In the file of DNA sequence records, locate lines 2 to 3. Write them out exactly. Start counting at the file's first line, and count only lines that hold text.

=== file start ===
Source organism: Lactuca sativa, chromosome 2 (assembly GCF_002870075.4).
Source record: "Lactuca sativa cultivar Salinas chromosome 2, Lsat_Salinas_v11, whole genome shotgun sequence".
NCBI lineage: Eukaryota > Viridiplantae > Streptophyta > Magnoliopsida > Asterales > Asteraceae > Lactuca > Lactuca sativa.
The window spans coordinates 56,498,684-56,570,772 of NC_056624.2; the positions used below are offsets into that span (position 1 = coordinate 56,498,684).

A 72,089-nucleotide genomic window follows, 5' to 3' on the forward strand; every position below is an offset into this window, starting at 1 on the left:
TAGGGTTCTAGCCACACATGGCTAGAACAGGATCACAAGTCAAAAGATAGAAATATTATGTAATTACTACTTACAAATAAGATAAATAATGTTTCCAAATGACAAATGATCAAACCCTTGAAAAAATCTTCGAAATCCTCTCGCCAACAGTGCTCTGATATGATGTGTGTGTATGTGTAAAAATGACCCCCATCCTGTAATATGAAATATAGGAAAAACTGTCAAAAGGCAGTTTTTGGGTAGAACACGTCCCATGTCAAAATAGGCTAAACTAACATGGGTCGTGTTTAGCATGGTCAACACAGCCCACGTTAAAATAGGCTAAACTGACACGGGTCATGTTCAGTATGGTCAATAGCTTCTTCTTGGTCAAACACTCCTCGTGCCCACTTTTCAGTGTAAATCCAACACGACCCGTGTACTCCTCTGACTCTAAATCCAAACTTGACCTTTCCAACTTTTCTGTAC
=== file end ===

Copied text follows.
Source record: "Lactuca sativa cultivar Salinas chromosome 2, Lsat_Salinas_v11, whole genome shotgun sequence".
NCBI lineage: Eukaryota > Viridiplantae > Streptophyta > Magnoliopsida > Asterales > Asteraceae > Lactuca > Lactuca sativa.